Sharrif Floyd, the 23d pick, wants to 'prove people wrong'

Defensive tackle Sharrif Floyd, a former George Washington High star, was selected by the Minnesota Vikings with the 23d draft pick.
Defensive tackle Sharrif Floyd, a former George Washington High star, was selected by the Minnesota Vikings with the 23d draft pick. (ELIZABETH FLORES / Star Tribune)
Posted: April 27, 2013

NEW YORK - Earlier this year, in the days leading up to the NFL combine, Sharrif Floyd sat down and talked about his preparations for the draft. In a conversation that lasted close to an hour in Bradenton, Fla., the George Washington High graduate didn't give the slightest inkling that he thought he would be a top-five pick.

He certainly never suggested that he thought it was his birthright.

It seemed then that the first round was the goal and the anticipation. Floyd sounded as if he'd be fine even if he would eventually get drafted 23d - as it played out Thursday night at Radio City Music Hall when the Minnesota Vikings called Floyd's name.

It's just interesting how that came to be seen as a disappointment.

A third-team all-American last season at Florida, Floyd was asked in Bradenton about one scouting report, a thorough one on SBNation.com, that suggested he still had work to do on his technique, that he often struggled to get leverage, and needed to work on maintaining a proper pad level.

This didn't get under Floyd's skin. He was preparing to talk with NFL teams about any subject.

"I agree with [the] statement, technique-wise," Floyd said that day at the IMG Academy. "I'm young. I've been doing this for a while but I haven't been fortunate enough to play my position that I wish to play every year."

Floyd added, "I felt as though from the past year to this year, I've been taking a lot of strides in my pad level, a lot of strides in my technique. . . . I agree with 50 percent of what he's saying, and that's coming from a guy who never talked to me. That's kind of impressive."

Floyd was not considered a "top-five" pick until just around that time, just before the combine, when the NFL Network's Mike Mayock anointed him one. Mayock's track record is so strong that his influence is tremendous, even among his top competitors. From then on, there was barely a mock draft without Floyd in the top five.

(When the mock drafts began coming out, I'd felt like a dope not acknowledging that Floyd was a top-five kind of guy. Then again, I personally could no more differentiate between a top of the first-round defensive tackle and an end of the first-rounder than I could design a missile-defense system.)

That's not to say Mayock was wrong - he's smart enough, maybe he could design a missile-defense system - only that his well-earned stamp of approval seemed to take away any debate about where Floyd would land. Floyd himself had to believe it, to a certain extent, even though he said that playing defensive tackle in a 4-3 system suits him best. There were a limited number of teams looking for such a player in the first round.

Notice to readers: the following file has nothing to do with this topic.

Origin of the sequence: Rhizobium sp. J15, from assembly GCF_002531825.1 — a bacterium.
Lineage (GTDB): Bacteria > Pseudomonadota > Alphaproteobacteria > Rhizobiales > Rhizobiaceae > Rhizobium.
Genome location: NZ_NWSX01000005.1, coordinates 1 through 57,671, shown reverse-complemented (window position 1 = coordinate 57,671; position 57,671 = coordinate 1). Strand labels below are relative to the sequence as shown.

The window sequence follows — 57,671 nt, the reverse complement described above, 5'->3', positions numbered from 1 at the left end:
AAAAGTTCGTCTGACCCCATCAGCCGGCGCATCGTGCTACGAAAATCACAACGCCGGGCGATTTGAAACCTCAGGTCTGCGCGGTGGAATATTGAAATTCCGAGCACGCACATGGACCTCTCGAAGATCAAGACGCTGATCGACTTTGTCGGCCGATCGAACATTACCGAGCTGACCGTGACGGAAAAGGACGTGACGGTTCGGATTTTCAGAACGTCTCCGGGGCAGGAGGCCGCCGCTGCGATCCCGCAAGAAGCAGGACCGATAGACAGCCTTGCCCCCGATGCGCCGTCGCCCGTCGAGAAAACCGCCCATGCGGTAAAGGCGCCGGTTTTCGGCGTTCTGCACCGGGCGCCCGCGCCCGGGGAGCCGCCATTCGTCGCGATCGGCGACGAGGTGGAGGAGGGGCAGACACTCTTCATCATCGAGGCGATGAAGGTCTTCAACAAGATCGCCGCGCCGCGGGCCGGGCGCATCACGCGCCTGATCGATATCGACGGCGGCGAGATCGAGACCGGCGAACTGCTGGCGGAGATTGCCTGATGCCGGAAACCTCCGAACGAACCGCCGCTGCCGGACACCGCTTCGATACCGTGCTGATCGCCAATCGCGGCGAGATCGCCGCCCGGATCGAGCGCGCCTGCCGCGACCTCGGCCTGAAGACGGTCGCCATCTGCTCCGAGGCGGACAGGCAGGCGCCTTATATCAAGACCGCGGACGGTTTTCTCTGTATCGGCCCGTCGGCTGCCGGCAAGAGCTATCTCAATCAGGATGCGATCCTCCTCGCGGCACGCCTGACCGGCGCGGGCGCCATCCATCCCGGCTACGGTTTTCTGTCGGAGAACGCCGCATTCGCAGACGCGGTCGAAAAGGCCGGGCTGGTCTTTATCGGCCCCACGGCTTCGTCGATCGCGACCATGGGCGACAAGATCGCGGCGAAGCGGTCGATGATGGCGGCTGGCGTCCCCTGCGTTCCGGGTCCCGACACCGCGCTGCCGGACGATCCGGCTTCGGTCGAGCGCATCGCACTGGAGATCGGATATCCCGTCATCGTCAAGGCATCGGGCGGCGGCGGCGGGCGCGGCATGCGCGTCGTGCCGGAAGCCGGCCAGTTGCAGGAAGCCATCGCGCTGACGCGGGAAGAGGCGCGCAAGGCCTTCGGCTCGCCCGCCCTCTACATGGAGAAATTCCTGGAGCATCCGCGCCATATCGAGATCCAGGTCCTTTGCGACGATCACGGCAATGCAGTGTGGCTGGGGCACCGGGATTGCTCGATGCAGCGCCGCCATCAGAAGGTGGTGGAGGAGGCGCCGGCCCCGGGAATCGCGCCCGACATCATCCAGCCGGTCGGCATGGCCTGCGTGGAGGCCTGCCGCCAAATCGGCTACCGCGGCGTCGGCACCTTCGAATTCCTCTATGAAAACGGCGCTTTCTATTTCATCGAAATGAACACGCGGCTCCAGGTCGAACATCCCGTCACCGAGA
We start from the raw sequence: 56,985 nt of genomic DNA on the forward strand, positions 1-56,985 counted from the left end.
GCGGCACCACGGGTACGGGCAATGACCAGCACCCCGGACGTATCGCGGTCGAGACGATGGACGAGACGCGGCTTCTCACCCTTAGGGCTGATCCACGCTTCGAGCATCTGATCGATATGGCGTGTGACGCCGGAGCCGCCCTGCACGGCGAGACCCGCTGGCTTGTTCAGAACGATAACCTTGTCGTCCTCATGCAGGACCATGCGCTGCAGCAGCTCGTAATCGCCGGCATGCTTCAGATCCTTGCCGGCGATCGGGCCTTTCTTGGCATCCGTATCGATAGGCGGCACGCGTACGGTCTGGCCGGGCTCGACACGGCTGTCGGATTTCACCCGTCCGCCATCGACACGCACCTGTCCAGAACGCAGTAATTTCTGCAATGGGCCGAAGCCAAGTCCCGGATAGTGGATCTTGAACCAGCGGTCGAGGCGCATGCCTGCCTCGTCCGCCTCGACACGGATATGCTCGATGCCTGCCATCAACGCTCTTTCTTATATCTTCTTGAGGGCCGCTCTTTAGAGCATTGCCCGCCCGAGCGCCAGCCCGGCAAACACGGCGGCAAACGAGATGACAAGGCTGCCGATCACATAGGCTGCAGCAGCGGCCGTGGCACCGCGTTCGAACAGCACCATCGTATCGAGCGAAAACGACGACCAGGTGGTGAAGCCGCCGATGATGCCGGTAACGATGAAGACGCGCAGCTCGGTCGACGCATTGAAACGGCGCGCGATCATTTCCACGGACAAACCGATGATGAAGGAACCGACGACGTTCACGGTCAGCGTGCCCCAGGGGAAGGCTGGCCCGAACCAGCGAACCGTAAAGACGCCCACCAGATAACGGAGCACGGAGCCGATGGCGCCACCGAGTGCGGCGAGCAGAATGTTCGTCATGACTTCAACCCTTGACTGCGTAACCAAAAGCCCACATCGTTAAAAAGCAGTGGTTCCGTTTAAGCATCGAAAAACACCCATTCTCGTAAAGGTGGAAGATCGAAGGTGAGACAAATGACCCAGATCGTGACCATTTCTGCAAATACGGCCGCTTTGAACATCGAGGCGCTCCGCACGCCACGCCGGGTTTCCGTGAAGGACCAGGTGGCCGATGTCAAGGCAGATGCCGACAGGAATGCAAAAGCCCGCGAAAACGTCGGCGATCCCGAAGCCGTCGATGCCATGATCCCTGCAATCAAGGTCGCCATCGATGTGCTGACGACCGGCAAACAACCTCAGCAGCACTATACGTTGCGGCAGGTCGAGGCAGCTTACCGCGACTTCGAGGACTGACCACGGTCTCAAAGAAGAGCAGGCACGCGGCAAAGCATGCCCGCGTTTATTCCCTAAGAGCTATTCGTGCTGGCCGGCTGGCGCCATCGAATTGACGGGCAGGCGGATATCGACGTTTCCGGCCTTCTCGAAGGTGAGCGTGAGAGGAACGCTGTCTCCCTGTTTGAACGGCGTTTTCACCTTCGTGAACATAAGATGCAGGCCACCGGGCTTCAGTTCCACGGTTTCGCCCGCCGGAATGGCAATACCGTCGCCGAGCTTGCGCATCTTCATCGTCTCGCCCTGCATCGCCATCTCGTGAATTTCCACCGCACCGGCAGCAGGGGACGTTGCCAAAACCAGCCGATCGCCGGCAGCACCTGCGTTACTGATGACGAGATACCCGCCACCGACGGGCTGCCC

Floyd was saved from being the top ESPN poster child of dropping in the draft by the presence of Geno Smith. Quarterbacks always make for the sexier story, even though plenty of people thought Smith was a second-round kind of QB.

Floyd had a great combine, winning over Warren Sapp and others. There was good feedback from interviews. But he ended up being the third defensive tackle taken. At least one of the others was better suited for DT in a 3-4. Still, this was known going in to be a draft in which there was no sure thing. By definition, that included Floyd.

Most mock drafts had Floyd going third to the Raiders. The Raiders clearly weren't thinking that way since they traded down to the 12th pick and still didn't take Floyd.

Now Floyd gets to be known as a steal of the draft. However, he will make a lot less money as the 23d pick than he would have at third. According to overthecap.com, his signing bonus is projected to be $4.25 million instead of $13.3 million. The total value of the four-year deal is estimated to be just over $8 million, instead of more than $20 million.

After being selected, Floyd talked about how "I'm nowhere near upset, I'm nowhere near angry," although he also mentioned something about being "ready to work and prove people wrong."

Floyd also plans to buy his great-grandmother a house. He reported that she was crying Thursday night when he was selected. Safe to say she knew right away what being a first-round NFL draft choice meant, that his life had changed in an instant.

She apparently hadn't done a mock draft to parse it out any further than that.


Contact Mike Jensen at mjensen@phillynews.com. Follow @jensenoffcampus on Twitter.

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